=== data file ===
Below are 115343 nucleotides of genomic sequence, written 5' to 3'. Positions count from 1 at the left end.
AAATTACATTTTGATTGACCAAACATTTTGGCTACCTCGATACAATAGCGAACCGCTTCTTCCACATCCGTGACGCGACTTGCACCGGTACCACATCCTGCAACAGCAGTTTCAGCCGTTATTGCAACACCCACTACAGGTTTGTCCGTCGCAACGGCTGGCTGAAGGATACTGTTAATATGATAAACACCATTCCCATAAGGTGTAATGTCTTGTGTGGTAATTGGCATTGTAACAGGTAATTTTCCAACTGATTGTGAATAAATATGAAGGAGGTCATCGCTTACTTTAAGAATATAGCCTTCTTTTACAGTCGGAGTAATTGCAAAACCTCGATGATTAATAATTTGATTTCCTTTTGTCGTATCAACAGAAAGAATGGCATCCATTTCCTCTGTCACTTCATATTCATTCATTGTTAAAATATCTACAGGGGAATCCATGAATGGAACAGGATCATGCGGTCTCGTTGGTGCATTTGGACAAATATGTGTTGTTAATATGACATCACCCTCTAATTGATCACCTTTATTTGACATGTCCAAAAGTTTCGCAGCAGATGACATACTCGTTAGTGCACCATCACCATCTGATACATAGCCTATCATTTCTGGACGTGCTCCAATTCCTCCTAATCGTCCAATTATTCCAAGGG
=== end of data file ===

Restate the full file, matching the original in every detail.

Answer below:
Below are 115343 nucleotides of genomic sequence, written 5' to 3'. Positions count from 1 at the left end.
AAATTACATTTTGATTGACCAAACATTTTGGCTACCTCGATACAATAGCGAACCGCTTCTTCCACATCCGTGACGCGACTTGCACCGGTACCACATCCTGCAACAGCAGTTTCAGCCGTTATTGCAACACCCACTACAGGTTTGTCCGTCGCAACGGCTGGCTGAAGGATACTGTTAATATGATAAACACCATTCCCATAAGGTGTAATGTCTTGTGTGGTAATTGGCATTGTAACAGGTAATTTTCCAACTGATTGTGAATAAATATGAAGGAGGTCATCGCTTACTTTAAGAATATAGCCTTCTTTTACAGTCGGAGTAATTGCAAAACCTCGATGATTAATAATTTGATTTCCTTTTGTCGTATCAACAGAAAGAATGGCATCCATTTCCTCTGTCACTTCATATTCATTCATTGTTAAAATATCTACAGGGGAATCCATGAATGGAACAGGATCATGCGGTCTCGTTGGTGCATTTGGACAAATATGTGTTGTTAATATGACATCACCCTCTAATTGATCACCTTTATTTGACATGTCCAAAAGTTTCGCAGCAGATGACATACTCGTTAGTGCACCATCACCATCTGATACATAGCCTATCATTTCTGGACGTGCTCCAATTCCTCCTAATCGTCCAATTATTCCAAGGG